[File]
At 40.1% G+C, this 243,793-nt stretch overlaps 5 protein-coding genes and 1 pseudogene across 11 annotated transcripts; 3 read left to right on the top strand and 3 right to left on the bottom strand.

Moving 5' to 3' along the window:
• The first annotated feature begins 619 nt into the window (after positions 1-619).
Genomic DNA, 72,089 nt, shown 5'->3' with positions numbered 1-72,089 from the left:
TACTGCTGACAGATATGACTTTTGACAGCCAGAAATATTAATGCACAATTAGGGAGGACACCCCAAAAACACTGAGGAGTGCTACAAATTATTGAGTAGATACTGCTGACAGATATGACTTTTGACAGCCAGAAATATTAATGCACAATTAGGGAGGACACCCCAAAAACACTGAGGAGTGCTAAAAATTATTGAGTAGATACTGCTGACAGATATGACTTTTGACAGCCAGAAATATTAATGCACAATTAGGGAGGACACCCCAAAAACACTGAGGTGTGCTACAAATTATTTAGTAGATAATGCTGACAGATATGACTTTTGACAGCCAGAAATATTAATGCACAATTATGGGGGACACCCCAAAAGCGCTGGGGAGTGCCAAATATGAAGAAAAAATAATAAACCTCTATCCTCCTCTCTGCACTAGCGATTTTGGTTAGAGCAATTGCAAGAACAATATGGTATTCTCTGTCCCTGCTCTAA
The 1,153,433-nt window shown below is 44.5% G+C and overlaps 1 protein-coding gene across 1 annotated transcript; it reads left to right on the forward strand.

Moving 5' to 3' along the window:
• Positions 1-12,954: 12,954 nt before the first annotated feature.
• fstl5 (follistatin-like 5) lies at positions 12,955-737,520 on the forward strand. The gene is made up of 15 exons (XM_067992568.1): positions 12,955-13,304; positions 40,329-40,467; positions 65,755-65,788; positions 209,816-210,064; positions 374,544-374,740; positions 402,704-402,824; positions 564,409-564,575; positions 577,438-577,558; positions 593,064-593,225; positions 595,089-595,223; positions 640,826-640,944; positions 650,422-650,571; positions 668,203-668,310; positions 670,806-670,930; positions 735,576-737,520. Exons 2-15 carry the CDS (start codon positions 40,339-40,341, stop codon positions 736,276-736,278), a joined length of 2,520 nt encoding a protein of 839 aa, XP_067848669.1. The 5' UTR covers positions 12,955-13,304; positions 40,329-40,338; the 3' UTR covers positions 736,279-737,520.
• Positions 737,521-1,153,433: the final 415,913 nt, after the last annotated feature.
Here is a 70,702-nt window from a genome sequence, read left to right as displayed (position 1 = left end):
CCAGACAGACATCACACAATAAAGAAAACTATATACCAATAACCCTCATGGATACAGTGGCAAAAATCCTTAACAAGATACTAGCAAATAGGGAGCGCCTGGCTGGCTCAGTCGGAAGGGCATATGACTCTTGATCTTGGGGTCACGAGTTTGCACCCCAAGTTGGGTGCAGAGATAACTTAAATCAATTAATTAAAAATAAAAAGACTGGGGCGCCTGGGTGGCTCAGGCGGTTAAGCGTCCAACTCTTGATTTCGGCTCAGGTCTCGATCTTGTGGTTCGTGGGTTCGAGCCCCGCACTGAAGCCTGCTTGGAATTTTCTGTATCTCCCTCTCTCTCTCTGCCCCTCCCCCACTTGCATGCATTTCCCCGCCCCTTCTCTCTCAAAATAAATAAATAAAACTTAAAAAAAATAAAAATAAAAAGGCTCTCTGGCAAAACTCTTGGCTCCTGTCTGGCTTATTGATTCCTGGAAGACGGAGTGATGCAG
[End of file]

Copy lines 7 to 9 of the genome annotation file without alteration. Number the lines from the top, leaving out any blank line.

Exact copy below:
Moving 5' to 3' along the window:
• Positions 1-12,954: 12,954 nt before the first annotated feature.
• fstl5 (follistatin-like 5) lies at positions 12,955-737,520 on the forward strand. The gene is made up of 15 exons (XM_067992568.1): positions 12,955-13,304; positions 40,329-40,467; positions 65,755-65,788; positions 209,816-210,064; positions 374,544-374,740; positions 402,704-402,824; positions 564,409-564,575; positions 577,438-577,558; positions 593,064-593,225; positions 595,089-595,223; positions 640,826-640,944; positions 650,422-650,571; positions 668,203-668,310; positions 670,806-670,930; positions 735,576-737,520. Exons 2-15 carry the CDS (start codon positions 40,339-40,341, stop codon positions 736,276-736,278), a joined length of 2,520 nt encoding a protein of 839 aa, XP_067848669.1. The 5' UTR covers positions 12,955-13,304; positions 40,329-40,338; the 3' UTR covers positions 736,279-737,520.